Wednesday, 1 February 2006
Road Traffic Offences.
Question 106: To ask the Minister for Transport if, in view of the Attorney General's advice to the Garda Commissioner that under existing legislation the Garda Síochána has the power to set up random road checks for the purpose of detecting drink-driving, he will launch an immediate campaign to tackle drink-driving in order to reduce the number of road deaths. [3475/06]
The Attorney General has provided advice on the exercise of the powers currently available to the Garda to stop vehicles both on a general basis and in particular in connection with the enforcement of drink driving laws. Members of the Garda Síochána may stop any vehicle using a public road for the purpose of detecting offences under the Road Traffic Acts 1961 to 2004. Those Acts provide for a legislative basis for the operation by the Garda of preliminary roadside breath testing for the purpose of detecting drink-driving offences. The legislative provisions establish that a driver may be required to submit to such a test where a vehicle has been involved in a traffic collision, where a traffic offence is committed, or where a member of the Garda is of the opinion that the driver has consumed intoxicating liquor. The requirement that a driver must submit to a preliminary roadside breath test, following the formation of the opinion of a member of the Garda that he or she has consumed alcohol, may be applied through the stopping of vehicles on an individual basis or through the establishment of dedicated checkpoints.
During his contribution to the Oireachtas Joint Committee on Transport on 25 January, the Garda Commissioner indicated that he welcomed the clarity of the advice from the Attorney General and gave a commitment to the pursuit of enhanced levels of enforcement of drink driving offences as a result. I welcome this commitment and look forward to a significant and immediate increase in the levels of enforcement of drink driving laws. The extent of such enforcement campaigns is an operational matter for the senior Garda management. The Attorney General has also given advice that will allow for the development of a scheme for the operation of extended preliminary roadside breath testing, or "random" breath testing. Such a scheme, in which the Garda will not be required to form an opinion on alcohol consumption, will operate in a targeted manner.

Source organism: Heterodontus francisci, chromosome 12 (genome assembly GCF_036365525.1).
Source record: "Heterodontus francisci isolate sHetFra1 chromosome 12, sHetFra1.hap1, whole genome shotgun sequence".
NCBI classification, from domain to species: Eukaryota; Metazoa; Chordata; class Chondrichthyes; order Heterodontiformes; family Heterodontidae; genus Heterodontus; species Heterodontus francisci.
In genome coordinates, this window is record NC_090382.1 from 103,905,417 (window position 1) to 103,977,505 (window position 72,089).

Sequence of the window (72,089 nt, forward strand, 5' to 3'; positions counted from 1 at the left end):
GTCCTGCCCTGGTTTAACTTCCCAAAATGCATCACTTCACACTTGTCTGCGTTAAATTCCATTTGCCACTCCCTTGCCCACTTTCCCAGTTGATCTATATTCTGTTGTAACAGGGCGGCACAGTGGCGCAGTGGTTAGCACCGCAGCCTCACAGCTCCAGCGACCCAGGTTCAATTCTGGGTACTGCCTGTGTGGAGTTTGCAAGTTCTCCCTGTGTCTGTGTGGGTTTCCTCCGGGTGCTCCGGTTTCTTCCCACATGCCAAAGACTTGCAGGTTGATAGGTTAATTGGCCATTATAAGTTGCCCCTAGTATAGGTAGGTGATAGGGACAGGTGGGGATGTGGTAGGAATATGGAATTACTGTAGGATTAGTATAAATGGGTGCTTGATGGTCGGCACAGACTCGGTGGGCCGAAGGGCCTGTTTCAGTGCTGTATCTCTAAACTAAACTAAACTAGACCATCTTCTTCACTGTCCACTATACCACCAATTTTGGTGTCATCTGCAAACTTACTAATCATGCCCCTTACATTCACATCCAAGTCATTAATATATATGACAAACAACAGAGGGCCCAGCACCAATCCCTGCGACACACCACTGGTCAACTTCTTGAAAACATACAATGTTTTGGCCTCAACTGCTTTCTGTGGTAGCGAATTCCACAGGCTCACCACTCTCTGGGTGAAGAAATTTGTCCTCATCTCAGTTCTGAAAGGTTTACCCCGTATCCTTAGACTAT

I will now bring forward legislative proposals to allow the Garda to establish road checkpoints for "random" breath testing at which drivers will be required to submit to a preliminary test. The legislation will provide the basis for the production of clear guidelines that will establish definitive parameters for the application of these proposed checkpoints, in order to prevent any arbitrary use of these statutory provisions.
The advice received by the Garda Commissioner last week conveniently seemed to get lost in the announcement by the Taoiseach about legislating on this issue. The Commissioner was very clear last week. The Attorney General told him that members of the Garda could set up random road checks for the purpose of detecting drink driving and that they could test people if they have reasonable suspicion that they have been drinking. If the person failed that test, it could provide the grounds on which they could pursue the issue by having a further test in the station. It seems to be the case that the Garda has all the powers it requires under existing legislation to dramatically change the approach to drink driving. This is welcome news and I cannot understand why the Minister for Transport and the Taoiseach are continuing to obfuscate and talk about legislating for it in the long term. There are substantial powers available to the Garda right now, as has been clarified by the Attorney General. If the Minister was serious about tackling the problem of drink driving, he would give a very political instruction to the Garda to launch an immediate campaign to clamp down on drink driving.
The Minister received that advice from the Attorney General some time ago and the Commissioner clarified that the advice had come from the Attorney General through the Minister. It is now several months since he got that advice and I wonder why he remained silent about that. Why has he not welcomed the fact that the Garda now has much stronger powers than presumed heretofore? Why is he not acting on that? Why does he continue with these delaying tactics, talking about legislating at some point in the future? All of the powers already exist for the Garda to tackle the scourge of drink driving.